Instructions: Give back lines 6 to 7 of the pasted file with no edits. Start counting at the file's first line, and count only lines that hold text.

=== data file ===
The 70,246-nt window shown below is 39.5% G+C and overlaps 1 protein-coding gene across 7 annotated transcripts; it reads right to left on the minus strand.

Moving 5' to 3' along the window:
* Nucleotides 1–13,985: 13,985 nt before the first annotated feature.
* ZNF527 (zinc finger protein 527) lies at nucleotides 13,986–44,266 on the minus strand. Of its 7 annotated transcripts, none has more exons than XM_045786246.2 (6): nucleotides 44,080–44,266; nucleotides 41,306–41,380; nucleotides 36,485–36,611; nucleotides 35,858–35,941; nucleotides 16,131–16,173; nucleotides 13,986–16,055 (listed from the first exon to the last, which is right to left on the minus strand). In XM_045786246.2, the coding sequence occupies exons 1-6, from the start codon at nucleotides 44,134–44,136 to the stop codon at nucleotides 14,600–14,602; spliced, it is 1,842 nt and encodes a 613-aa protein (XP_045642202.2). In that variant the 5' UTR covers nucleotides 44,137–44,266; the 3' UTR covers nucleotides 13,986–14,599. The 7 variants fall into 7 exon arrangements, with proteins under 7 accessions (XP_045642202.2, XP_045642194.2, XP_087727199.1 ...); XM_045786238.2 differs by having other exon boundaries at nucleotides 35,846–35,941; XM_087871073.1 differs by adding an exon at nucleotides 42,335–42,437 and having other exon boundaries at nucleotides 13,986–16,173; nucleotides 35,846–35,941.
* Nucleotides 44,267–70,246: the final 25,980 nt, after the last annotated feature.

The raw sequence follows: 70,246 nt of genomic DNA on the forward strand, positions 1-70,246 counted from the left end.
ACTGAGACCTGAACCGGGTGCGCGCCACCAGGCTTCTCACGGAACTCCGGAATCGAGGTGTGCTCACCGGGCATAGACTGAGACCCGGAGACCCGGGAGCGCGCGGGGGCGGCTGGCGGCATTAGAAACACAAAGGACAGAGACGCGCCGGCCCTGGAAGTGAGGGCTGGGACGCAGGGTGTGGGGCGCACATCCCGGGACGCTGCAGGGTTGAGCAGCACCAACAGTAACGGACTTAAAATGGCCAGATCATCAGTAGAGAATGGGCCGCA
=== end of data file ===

The raw sequence follows: 70,246 nt of genomic DNA on the forward strand, positions 1-70,246 counted from the left end.
ACTGAGACCTGAACCGGGTGCGCGCCACCAGGCTTCTCACGGAACTCCGGAATCGAGGTGTGCTCACCGGGCATAGACTGAGACCCGGAGACCCGGGAGCGCGCGGGGGCGGCTGGCGGCATTAGAAACACAAAGGACAGAGACGCGCCGGCCCTGGAAGTGAGGGCTGGGACGCAGGGTGTGGGGCGCACATCCCGGGACGCTGCAGGGTTGAGCAGCACCAACAGTAACGGACTTAAAATGGCCAGATCATCAGTAGAGAATGGGCCGCA